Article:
Often during the season, every team reaches out to others to gauge interest on just about all of their players. It does seem that more recently, those waiver requests and other communications are making their way in the media. We struggle to see who wins when that happens (other than the media) and do see who has to deal with the leaking (the teams, the players, etc.) And most of this stuff never leads to much actual action.
Anyway, we have a deep hole to dig out of (thanks to ourselves) and need to keep winning games, day by day.
I finally had a chance to congratulate Ozzie personally on winning his 500th career game, now 501, on Friday.
Fun stuff …
John Danks is 3-0 with a 2.34 ERA in his last five starts …
The Sox have been tied or held the lead for 28 consecutive innings entering today (last time we trailed was ninth inning on 9/2 at Minnesota) …
Danks is 24-17 with a 3.55 ERA in 59 starts since OD 2008 …
Danks is one of only three pitchers in White Sox history to make at least 25 starts in his first three major-league seasons, joining Roy Patterson (1901-03) and Tommy Thomas (1926-28) …
The White Sox are 20-10 in their last 30 games at home …
Sox starting pitchers rank second in the AL (behind Seattle) with a 4.23 ERA …
Alexei ranks second in the AL vs. LHP at .373 behind only Derek Jeter …
With 72 quality starts, the Sox top the AL …
The President is sporting a new style of White Sox cap, according to this recent video from his vacation in Martha’s Vineyard …
When you have a second, check out Chuck Garfien’s blog on Jim Thome (dated Sept 1) …
Sox Hockey Sweaters/Jerseys
Or whatever the right term is …
Many fans called/wrote me asking where/how they can buy the Sox hockey jerseys the Blackhawks guys were sporting Friday night. (see below). You can find them at the ballpark giftshops (100 and 500 levels) or you can order by calling 312-674-5183.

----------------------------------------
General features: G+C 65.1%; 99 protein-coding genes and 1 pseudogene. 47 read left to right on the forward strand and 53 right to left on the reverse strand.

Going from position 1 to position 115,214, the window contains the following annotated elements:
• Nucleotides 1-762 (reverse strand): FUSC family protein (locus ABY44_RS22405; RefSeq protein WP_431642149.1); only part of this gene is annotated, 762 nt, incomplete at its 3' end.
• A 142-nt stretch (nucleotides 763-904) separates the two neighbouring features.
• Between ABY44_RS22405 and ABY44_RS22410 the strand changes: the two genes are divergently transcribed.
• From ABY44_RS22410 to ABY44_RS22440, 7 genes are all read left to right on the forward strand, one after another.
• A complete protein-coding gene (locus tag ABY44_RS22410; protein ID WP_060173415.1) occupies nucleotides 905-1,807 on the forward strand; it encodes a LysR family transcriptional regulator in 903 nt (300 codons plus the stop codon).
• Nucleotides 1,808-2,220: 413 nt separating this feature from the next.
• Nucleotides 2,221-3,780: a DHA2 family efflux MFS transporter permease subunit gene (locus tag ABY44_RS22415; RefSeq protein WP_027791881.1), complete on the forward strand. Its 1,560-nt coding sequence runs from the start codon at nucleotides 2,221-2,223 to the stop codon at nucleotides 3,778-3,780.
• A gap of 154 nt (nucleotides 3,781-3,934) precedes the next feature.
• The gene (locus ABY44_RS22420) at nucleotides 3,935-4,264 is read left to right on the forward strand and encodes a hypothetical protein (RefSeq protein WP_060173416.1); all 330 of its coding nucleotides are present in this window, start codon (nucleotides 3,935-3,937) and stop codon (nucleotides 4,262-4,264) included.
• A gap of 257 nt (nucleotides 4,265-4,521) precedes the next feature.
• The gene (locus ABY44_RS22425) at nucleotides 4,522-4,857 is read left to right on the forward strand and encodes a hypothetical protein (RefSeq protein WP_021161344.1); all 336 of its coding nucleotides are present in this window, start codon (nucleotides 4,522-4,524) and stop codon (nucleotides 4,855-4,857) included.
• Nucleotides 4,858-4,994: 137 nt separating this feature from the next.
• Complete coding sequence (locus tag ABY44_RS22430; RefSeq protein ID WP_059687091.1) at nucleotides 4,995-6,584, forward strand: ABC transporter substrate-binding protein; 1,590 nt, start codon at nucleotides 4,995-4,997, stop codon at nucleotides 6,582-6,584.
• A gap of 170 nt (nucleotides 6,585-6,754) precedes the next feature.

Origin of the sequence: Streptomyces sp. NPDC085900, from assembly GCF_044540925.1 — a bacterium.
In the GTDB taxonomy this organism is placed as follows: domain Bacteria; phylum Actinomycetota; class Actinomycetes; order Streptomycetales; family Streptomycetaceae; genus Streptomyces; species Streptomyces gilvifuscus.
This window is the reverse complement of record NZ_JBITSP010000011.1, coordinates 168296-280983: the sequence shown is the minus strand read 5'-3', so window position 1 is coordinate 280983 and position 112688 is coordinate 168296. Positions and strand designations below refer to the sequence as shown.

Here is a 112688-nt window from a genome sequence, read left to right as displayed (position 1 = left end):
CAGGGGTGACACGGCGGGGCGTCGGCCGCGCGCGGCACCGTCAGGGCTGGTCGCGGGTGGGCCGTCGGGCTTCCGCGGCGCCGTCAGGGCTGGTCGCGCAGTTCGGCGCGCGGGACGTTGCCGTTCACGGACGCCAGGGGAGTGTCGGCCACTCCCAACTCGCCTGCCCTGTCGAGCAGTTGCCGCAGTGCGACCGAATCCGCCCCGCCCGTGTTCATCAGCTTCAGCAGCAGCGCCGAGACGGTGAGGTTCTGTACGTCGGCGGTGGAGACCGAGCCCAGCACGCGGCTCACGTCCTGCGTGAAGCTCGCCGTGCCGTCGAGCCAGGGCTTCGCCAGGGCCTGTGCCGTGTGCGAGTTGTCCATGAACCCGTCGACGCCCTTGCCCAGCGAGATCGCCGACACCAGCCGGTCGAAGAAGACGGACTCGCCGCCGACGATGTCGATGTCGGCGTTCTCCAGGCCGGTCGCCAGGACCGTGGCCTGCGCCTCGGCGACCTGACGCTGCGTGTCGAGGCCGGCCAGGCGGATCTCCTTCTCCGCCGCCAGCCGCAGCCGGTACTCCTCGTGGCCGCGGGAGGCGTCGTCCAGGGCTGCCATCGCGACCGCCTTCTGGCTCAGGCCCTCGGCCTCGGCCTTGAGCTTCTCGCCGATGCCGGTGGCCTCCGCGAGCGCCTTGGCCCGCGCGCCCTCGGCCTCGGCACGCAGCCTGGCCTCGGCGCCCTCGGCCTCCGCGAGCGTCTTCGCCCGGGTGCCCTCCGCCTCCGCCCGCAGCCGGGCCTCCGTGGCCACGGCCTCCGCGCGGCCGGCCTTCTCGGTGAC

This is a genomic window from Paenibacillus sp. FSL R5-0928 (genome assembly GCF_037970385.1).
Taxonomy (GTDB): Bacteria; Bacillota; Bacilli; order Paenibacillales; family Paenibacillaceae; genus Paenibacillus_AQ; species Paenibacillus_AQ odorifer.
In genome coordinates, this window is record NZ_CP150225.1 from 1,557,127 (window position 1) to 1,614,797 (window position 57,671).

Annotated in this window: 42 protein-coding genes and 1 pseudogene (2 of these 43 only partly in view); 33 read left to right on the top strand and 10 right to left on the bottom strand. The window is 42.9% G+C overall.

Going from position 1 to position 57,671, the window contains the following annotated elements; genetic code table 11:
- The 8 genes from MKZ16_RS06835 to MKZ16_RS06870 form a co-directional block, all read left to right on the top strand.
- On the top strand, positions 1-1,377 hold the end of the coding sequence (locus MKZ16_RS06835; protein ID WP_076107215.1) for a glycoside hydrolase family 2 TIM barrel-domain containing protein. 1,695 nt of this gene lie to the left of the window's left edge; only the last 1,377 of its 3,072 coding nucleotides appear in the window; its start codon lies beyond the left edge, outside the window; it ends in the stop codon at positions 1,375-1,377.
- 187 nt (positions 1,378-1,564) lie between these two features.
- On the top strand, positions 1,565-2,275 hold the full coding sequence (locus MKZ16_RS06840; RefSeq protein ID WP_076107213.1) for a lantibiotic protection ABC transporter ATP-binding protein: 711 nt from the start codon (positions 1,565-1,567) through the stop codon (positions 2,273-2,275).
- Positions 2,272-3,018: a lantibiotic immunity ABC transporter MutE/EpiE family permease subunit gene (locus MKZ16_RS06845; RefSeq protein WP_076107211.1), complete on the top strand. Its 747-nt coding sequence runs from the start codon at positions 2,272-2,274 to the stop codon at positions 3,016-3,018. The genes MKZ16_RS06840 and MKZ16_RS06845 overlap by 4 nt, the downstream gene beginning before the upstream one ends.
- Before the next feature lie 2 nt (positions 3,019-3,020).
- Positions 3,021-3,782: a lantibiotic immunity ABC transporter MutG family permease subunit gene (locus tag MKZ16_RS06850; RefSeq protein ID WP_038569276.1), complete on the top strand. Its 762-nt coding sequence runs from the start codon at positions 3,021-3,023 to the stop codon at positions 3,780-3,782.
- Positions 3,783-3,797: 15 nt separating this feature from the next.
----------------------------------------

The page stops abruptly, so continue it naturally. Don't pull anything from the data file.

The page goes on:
Tuesday, September 1, 2009
By now everyone is aware, but following last night’s game, the White Sox traded Jim Thome to the Los Angeles Dodgers and Jose Conteras to the Rockies. I have learned, over 19-plus years, that it is never a good thing to be busier postgame than you are in game. I have also learned, as painful as it is for us, for players and for staff to face, that winning teams don’t need to go through this in late August/early September. We just haven’t gotten things done on the field.
That said, crazy things do happen. We just need to start winning games and see what plays out. While we have not done ourselves any favors, remember last year when we appeared dead in the water at a much later date than September 1?
I am going to miss Jim and Jose. You will not find two classier gentlemen. Jose always had a smile and a friendly hello. Jim is the best. In all my years with the White Sox, he is the No. 1 guy when it came to willingness to do anything for anyone. The man has a huge heart, a great family, and I hope, will forever remain a friend of mine and of the White Sox.
I like last night’s moves for a number of reasons: 1. this does give Jim a clearer shot at a ring, 2. it does clear some payroll off our books for September, 3. the pitcher from Colorado has decent reports. If you don’t believe me, click here.
Joining the team today in Minnesota are Fields, Getz, Torres, Wise and Flowers.
An MRI on Jake Peavy’s sore right elbow showed great news in that the soreness was caused by swelling from being hit on that elbow by a batted ball and not because of anything structural.
The White Sox have set up a special ticket offer for Twitter/Blog/Facebook followers on September 8-9 against the Oakland Athletics and September 22-23 against the Minnesota Twins, with discounts off select Lower Box, Lower Reserved, Bleachers, Upper Box and Upper Reserved seats available.
Lower Box, Lower Reserved, and Bleachers:
Tickets regularly priced at $38, $34, and $33 will be $28, $24, and $23
Upper Box and Upper Reserved:
Tickets regularly priced at $23 and $19 will be $18 and $14
To purchase these specially priced tickets, click here.